Don Roy
June 1, 2007
Photos By: Tracy Stocker

John Brooks' 1997 SVT Mustang Cobra
There is some financial advice that starts off like this: "The easiest way to start making more money is to stop losing what you already have." It is a sound idea, and one that applies equally well in the field of automotive performance.

In his younger days, John Brooks raced Mercury Cougars on the stock car circuit. Times were simpler and so were suspensions, but one thing that hasn't changed - then or now - are the laws of physics. See, power is a great thing and cheap power is even better. But whether you're racing for six seconds or 60 minutes, you've got to get that power down to the ground for it to do any good.

All racing series have restrictions on what you can do, so any good owner or crew chief knows that they have to find new ways to go faster. John had done quite a bit of work on the Cougar's suspension and used the approach of 'balanced performance' to free up horsepower. When the engine, driveline, suspension and structure of the car were working in harmony, less engine output was being lost to the driver fighting the car. It was an idea that John enjoyed working with and had developed a good degree of expertise for. It should come as no surprise, then, that he eventually wanted to pursue it further.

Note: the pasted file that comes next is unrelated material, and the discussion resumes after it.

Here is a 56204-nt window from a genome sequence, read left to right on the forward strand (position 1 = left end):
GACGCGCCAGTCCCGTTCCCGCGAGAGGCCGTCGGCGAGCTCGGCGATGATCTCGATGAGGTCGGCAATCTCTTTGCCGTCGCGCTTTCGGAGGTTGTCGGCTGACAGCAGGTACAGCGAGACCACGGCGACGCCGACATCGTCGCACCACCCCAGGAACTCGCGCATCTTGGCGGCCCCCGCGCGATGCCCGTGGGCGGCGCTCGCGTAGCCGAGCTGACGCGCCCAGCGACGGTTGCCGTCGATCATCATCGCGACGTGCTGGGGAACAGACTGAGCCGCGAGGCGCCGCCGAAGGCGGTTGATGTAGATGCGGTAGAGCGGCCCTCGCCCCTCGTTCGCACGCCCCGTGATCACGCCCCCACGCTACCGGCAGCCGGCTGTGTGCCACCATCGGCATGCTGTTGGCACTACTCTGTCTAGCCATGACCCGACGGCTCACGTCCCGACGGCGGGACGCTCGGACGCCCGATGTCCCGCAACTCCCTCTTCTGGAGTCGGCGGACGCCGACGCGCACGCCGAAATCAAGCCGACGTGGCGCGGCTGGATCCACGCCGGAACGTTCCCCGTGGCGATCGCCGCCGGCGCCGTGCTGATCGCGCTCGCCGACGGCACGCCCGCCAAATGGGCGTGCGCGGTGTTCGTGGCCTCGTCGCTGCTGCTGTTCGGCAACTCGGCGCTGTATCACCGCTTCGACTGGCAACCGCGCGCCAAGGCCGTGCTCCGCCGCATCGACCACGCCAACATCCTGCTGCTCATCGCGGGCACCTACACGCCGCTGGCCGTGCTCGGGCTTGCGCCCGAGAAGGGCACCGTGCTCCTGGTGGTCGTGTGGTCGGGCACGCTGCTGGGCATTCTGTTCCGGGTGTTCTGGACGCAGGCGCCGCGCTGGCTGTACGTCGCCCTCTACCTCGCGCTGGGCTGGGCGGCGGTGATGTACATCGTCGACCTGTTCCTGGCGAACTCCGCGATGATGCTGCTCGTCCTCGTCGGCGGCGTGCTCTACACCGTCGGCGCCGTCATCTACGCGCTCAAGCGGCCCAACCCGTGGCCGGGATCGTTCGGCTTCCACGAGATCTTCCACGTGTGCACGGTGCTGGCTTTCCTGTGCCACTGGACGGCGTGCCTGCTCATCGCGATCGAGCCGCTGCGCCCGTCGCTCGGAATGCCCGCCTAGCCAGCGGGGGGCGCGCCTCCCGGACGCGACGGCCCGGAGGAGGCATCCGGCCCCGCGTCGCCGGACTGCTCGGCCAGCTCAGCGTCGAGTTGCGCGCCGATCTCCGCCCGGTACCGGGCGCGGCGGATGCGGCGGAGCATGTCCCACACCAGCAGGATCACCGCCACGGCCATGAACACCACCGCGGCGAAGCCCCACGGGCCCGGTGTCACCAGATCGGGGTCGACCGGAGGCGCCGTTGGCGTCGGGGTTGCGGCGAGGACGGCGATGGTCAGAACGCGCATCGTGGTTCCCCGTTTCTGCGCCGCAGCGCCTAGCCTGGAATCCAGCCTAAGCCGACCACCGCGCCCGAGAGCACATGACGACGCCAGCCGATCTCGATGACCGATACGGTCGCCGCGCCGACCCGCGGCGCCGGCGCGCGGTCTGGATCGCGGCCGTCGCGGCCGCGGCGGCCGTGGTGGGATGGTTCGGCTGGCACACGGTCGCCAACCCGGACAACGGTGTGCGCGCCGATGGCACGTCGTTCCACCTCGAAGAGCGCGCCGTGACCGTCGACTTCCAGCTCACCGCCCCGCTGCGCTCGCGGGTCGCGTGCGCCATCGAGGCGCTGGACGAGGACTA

To get started again, he picked up a used 1993 Mustang LX 5.0-liter and used it to see what some minor adjustments in the car's setup could accomplish. "After building the first Brooks Performance Mustang, the real potential of these cars became evident," John told us. That inspired him to push further. To do so, he'd need a new platform to work on, something more contemporary and with a better starting point. Eventually, his search led him to pick up a two-year old SVT Cobra, which is the car you see on these pages.

Extreme Connections
To John Brooks, the direction for the new car was clear from the start. "This Cobra was built with the goal of using all of its available horsepower by redesigning the suspension and braking systems, bringing them to a standard that performed well on the street and track." Even before suspension and braking modifications were lined up, the Cobra's unit body structure had to be reinforced. To help out with this, Kenny Brown's Extreme Matrix system was installed. This is an extreme version of subframe connectors that provide connection across a wide area of the underbody, rather than just across the width of the individual subframe rails themselves. Handily, they also provide jacking rails, so that the car can be lifted at virtually any point inside the wheelbase.

Two more structural additions were put in place. A G-load brace was added to the front end's K-member. This acts to brace the lower ends of the K-member and reduce deflection, or unwanted movement, of the front suspension's mounting points. Under the hood, a strut tower brace was installed. By triangulating the body metal, where the upper end of the front struts mount, to the metal of the firewall, this modification helps maintain the intended geometry of the front suspension under hard cornering. One of the more challenging upgrades was the Autopower 6-point roll cage, as John told us. "We wanted to keep the interior of the car looking stock, so we spent a lot of time installing the cage." While the cage is a safety feature for John's open track days, it also adds significantly to the torsional rigidity of the Cobra.